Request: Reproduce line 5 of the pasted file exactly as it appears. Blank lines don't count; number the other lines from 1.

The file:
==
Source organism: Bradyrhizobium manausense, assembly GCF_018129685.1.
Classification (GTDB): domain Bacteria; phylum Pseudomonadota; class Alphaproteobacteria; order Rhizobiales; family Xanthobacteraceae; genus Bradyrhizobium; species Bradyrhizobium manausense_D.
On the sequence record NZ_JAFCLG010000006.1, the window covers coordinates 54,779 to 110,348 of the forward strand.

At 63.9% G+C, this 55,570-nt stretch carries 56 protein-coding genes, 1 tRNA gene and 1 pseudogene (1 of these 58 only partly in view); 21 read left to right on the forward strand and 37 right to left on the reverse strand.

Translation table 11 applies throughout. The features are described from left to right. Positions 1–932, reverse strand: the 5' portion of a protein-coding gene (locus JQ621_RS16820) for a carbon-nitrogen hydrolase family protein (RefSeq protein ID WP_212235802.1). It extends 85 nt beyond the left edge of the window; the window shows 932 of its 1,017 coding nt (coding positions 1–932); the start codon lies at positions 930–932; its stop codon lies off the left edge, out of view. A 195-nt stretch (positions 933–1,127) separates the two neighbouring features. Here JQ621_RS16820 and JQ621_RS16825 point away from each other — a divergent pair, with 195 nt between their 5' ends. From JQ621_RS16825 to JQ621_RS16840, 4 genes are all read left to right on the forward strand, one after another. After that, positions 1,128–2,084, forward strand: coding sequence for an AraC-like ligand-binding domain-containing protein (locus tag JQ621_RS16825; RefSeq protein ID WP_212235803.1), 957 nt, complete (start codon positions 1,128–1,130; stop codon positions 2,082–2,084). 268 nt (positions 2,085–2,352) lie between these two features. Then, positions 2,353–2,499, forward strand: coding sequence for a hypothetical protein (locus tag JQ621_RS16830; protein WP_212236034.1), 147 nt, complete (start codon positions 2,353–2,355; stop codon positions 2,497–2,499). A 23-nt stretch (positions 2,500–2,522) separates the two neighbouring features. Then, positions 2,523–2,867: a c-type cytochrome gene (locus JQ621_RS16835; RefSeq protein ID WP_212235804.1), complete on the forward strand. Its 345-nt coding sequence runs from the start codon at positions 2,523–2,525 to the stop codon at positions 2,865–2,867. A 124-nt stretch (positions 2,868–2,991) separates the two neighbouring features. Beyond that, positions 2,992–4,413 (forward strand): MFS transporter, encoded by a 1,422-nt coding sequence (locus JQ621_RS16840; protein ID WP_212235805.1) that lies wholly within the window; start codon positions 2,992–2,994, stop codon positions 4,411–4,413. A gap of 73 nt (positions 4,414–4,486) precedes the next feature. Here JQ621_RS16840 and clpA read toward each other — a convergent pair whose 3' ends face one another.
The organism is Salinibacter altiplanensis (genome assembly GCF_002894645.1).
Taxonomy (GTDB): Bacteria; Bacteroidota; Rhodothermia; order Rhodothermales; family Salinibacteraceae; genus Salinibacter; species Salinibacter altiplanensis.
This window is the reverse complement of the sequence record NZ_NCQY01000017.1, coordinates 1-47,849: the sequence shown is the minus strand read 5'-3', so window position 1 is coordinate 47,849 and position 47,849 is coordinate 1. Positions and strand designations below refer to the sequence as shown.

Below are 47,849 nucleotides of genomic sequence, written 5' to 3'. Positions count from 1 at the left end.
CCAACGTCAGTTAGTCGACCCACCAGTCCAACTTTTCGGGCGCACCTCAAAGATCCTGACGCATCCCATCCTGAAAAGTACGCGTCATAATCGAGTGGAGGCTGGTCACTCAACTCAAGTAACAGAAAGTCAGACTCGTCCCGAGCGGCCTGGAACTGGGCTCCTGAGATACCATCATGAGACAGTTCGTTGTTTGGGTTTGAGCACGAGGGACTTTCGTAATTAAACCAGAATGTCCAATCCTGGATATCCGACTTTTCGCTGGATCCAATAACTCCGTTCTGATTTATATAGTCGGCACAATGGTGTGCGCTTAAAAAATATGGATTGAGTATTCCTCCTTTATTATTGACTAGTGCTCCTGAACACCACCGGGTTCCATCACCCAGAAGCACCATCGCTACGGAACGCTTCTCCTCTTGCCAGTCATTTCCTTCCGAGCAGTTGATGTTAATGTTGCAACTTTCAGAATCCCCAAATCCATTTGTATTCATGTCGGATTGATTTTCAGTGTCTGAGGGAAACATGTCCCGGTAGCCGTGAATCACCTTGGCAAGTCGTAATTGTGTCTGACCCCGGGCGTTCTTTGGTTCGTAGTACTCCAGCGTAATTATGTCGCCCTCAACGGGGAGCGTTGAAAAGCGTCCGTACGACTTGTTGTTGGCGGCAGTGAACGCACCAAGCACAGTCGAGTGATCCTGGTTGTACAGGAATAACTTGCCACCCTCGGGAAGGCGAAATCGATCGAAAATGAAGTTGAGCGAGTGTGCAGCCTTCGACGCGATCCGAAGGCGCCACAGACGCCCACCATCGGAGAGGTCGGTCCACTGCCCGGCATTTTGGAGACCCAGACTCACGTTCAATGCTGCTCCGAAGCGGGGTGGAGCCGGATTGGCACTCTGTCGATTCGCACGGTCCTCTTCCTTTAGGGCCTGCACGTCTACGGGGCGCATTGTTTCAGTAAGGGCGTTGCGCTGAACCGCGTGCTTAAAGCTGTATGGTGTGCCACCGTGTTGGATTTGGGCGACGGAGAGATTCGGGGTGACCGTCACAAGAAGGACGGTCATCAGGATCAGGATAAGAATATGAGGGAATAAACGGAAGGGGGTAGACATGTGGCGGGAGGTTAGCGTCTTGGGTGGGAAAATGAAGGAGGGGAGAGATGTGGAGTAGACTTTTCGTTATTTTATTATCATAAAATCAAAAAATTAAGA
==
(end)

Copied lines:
Translation table 11 applies throughout. The features are described from left to right. Positions 1–932, reverse strand: the 5' portion of a protein-coding gene (locus JQ621_RS16820) for a carbon-nitrogen hydrolase family protein (RefSeq protein ID WP_212235802.1). It extends 85 nt beyond the left edge of the window; the window shows 932 of its 1,017 coding nt (coding positions 1–932); the start codon lies at positions 930–932; its stop codon lies off the left edge, out of view. A 195-nt stretch (positions 933–1,127) separates the two neighbouring features. Here JQ621_RS16820 and JQ621_RS16825 point away from each other — a divergent pair, with 195 nt between their 5' ends. From JQ621_RS16825 to JQ621_RS16840, 4 genes are all read left to right on the forward strand, one after another. After that, positions 1,128–2,084, forward strand: coding sequence for an AraC-like ligand-binding domain-containing protein (locus tag JQ621_RS16825; RefSeq protein ID WP_212235803.1), 957 nt, complete (start codon positions 1,128–1,130; stop codon positions 2,082–2,084). 268 nt (positions 2,085–2,352) lie between these two features. Then, positions 2,353–2,499, forward strand: coding sequence for a hypothetical protein (locus tag JQ621_RS16830; protein WP_212236034.1), 147 nt, complete (start codon positions 2,353–2,355; stop codon positions 2,497–2,499). A 23-nt stretch (positions 2,500–2,522) separates the two neighbouring features. Then, positions 2,523–2,867: a c-type cytochrome gene (locus JQ621_RS16835; RefSeq protein ID WP_212235804.1), complete on the forward strand. Its 345-nt coding sequence runs from the start codon at positions 2,523–2,525 to the stop codon at positions 2,865–2,867. A 124-nt stretch (positions 2,868–2,991) separates the two neighbouring features. Beyond that, positions 2,992–4,413 (forward strand): MFS transporter, encoded by a 1,422-nt coding sequence (locus JQ621_RS16840; protein ID WP_212235805.1) that lies wholly within the window; start codon positions 2,992–2,994, stop codon positions 4,411–4,413. A gap of 73 nt (positions 4,414–4,486) precedes the next feature. Here JQ621_RS16840 and clpA read toward each other — a convergent pair whose 3' ends face one another.